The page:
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Internal Internships- A Winning Well Best Practice

by | Sep 19, 2016 | By Karin Hurt, Career & Learning, Winning Well |

Internal internships help your high-potential talent grow in a developmental assignment and prepare for their next role– without the risk of a more permanent move. They can be an important part of your talent development strategy.

Why Internal Internships are So Effective

Have you ever been an intern? Have you ever hired an intern?

There are many reasons to hire an intern. Sure some see it as a shortcut to cheap labor or to appease HR.

But if you’ve ever been part of a great internship program–on either side of the desk– you know that it can be a fantastic job preview–an extensive 2-way interview process. It’s an opportunity to try before you buy.

Internships give interns the opportunity to ask:

  • Does this work align with my passion and purpose?
  • Are these my people?
  • Can I see myself doing this every day?

Of course, employers are asking similar questions:

  • Does this kid have potential?
  • What unique contributions would they bring to our company?
  • Do they fit in?

Watching my MBA students in the great internship dance is fascinating. You can learn a lot about workplace culture and how to attract and retain millennial talent over a “How’s your internship going?” cup of coffee. (Even more over a beer.)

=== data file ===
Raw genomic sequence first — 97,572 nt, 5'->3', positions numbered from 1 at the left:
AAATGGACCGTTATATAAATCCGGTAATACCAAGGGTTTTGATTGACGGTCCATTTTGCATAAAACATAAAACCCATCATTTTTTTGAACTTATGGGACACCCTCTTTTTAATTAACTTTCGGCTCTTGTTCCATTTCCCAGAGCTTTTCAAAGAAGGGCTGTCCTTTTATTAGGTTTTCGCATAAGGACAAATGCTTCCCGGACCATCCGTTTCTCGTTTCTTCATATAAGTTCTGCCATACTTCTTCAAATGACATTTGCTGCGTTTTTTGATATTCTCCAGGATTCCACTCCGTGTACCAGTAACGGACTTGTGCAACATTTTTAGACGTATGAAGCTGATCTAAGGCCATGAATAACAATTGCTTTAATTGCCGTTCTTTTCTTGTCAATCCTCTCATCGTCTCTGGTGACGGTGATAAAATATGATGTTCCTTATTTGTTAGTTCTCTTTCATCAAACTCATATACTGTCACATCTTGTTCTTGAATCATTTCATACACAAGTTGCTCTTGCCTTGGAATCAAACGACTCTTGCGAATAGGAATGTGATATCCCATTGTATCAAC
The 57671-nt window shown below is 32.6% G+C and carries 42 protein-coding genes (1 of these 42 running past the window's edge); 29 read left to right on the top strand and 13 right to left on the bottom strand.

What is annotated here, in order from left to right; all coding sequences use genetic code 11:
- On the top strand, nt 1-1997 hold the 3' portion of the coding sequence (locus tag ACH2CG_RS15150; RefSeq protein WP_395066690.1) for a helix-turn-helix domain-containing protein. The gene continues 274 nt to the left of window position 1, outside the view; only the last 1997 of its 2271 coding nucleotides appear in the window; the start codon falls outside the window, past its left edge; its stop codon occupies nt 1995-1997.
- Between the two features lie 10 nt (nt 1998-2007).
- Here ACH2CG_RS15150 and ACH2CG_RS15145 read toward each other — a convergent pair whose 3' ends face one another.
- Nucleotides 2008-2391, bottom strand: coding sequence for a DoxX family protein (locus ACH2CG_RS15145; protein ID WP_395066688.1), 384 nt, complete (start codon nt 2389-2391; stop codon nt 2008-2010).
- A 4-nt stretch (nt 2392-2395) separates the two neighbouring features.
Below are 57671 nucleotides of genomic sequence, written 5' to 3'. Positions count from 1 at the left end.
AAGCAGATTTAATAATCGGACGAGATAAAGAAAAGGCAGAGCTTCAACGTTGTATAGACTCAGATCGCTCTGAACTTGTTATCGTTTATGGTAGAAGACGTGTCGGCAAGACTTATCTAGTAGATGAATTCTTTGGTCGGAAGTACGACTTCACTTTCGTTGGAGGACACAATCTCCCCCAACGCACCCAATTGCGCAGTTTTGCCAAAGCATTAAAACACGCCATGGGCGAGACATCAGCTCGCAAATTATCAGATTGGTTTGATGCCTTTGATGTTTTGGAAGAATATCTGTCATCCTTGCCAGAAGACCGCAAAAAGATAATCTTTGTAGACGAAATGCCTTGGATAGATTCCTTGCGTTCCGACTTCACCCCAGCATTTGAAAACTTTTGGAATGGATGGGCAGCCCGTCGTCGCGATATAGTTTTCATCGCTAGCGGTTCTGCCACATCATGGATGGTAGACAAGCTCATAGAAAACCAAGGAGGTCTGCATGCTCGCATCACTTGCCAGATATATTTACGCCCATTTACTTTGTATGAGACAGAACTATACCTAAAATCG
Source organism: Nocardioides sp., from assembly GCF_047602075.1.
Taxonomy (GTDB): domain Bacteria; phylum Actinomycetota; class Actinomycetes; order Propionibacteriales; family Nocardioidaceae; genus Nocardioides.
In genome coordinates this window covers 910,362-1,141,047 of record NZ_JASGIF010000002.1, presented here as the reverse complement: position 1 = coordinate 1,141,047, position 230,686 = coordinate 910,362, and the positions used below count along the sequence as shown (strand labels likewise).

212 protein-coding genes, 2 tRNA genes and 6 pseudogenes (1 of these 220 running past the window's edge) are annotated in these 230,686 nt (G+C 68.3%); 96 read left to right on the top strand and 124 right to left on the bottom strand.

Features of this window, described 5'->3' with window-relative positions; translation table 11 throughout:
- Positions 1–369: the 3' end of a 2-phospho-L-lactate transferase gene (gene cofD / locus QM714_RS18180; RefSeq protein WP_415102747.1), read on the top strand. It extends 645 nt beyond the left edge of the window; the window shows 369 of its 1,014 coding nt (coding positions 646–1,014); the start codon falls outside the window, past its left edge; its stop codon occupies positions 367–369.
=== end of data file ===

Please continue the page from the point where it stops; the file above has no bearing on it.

This observation is why I was so intrigued when I bumped into this best practice while I was doing some Winning Well consulting.

The senior leadership team had sent me to this location to understand what was going so right and to help them spread it to their other locations. The list of Winning Well best practices was healthy, but this one struck me most.  And it’s going in our next book.

The Power of Internal Internships

The strong culture was keeping people there, but there was also a bit of stagnation. Employees were getting comfortable in their roles and were afraid a lateral move would impact their performance rating or earning potential if they were not successful.

So the manager built an Internal Internship program. Employees could raise their hand to intern in another role for two weeks. They would receive some training, shadow, take on some tasks, and finally “try on” the job. No commitment. No risk. No guarantees.

If after two weeks, everyone loves it, they are encouraged to apply for the next open position.  If they tried it and hated it, at least they knew without a lot of sunk costs or time on either end.

Benefits of Internal Internship

  • Exponentially more discussion around career pathing, even for those who didn’t decide to intern.
  • Frank career path conversations: “No, you cannot do an internship with that attendance record. Let’s get that cleaned up first.”
  • A broader understanding of the big picture. “Oh, that’s why they do it that way.”
  • Increased collaboration across departments, with more folks having walked a mile in the other guy’s shoes.
  • Improved morale and retention. More people seeing a future–not just a job, but a career.

When I asked the manager about the ROI, she was all in. The value of getting the right people in the right seats, and performing well, far surpassed the additional time and effort her team spent on the program.

Want more human-centered leaders in the workplace? Share this today!

Want more human-centered leaders in the workplace? Share this today?


  1. Ben Evans